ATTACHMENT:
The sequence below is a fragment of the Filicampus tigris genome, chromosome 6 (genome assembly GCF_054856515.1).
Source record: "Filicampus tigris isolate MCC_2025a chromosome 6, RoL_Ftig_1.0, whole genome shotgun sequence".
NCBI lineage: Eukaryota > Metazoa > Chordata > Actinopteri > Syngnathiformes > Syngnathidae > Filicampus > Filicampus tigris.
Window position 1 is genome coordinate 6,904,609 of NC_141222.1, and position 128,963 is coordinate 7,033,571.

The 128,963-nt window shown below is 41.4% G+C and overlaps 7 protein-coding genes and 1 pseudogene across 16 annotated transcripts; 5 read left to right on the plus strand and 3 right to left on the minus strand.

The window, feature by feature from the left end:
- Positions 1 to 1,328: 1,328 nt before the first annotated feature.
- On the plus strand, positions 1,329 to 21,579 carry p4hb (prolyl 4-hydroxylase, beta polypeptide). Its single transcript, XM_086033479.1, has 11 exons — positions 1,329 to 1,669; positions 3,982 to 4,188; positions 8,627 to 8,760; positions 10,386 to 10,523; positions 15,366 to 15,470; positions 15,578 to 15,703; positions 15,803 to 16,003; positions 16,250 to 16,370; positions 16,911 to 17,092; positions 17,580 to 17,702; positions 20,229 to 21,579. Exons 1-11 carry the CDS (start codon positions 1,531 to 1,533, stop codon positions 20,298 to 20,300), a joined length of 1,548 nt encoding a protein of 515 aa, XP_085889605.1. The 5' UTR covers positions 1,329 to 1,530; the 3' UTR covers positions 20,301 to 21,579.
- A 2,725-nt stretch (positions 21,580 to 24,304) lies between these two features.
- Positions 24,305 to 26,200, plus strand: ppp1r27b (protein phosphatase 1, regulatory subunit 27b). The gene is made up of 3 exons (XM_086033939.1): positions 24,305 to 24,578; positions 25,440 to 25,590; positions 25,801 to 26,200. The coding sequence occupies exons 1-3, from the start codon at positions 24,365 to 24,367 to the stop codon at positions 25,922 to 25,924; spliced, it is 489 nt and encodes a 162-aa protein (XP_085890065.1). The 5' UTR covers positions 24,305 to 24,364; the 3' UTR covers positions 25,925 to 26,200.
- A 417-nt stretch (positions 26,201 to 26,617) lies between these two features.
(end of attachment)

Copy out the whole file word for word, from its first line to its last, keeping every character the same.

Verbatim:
The sequence below is a fragment of the Filicampus tigris genome, chromosome 6 (genome assembly GCF_054856515.1).
Source record: "Filicampus tigris isolate MCC_2025a chromosome 6, RoL_Ftig_1.0, whole genome shotgun sequence".
NCBI lineage: Eukaryota > Metazoa > Chordata > Actinopteri > Syngnathiformes > Syngnathidae > Filicampus > Filicampus tigris.
Window position 1 is genome coordinate 6,904,609 of NC_141222.1, and position 128,963 is coordinate 7,033,571.

The 128,963-nt window shown below is 41.4% G+C and overlaps 7 protein-coding genes and 1 pseudogene across 16 annotated transcripts; 5 read left to right on the plus strand and 3 right to left on the minus strand.

The window, feature by feature from the left end:
- Positions 1 to 1,328: 1,328 nt before the first annotated feature.
- On the plus strand, positions 1,329 to 21,579 carry p4hb (prolyl 4-hydroxylase, beta polypeptide). Its single transcript, XM_086033479.1, has 11 exons — positions 1,329 to 1,669; positions 3,982 to 4,188; positions 8,627 to 8,760; positions 10,386 to 10,523; positions 15,366 to 15,470; positions 15,578 to 15,703; positions 15,803 to 16,003; positions 16,250 to 16,370; positions 16,911 to 17,092; positions 17,580 to 17,702; positions 20,229 to 21,579. Exons 1-11 carry the CDS (start codon positions 1,531 to 1,533, stop codon positions 20,298 to 20,300), a joined length of 1,548 nt encoding a protein of 515 aa, XP_085889605.1. The 5' UTR covers positions 1,329 to 1,530; the 3' UTR covers positions 20,301 to 21,579.
- A 2,725-nt stretch (positions 21,580 to 24,304) lies between these two features.
- Positions 24,305 to 26,200, plus strand: ppp1r27b (protein phosphatase 1, regulatory subunit 27b). The gene is made up of 3 exons (XM_086033939.1): positions 24,305 to 24,578; positions 25,440 to 25,590; positions 25,801 to 26,200. The coding sequence occupies exons 1-3, from the start codon at positions 24,365 to 24,367 to the stop codon at positions 25,922 to 25,924; spliced, it is 489 nt and encodes a 162-aa protein (XP_085890065.1). The 5' UTR covers positions 24,305 to 24,364; the 3' UTR covers positions 25,925 to 26,200.
- A 417-nt stretch (positions 26,201 to 26,617) lies between these two features.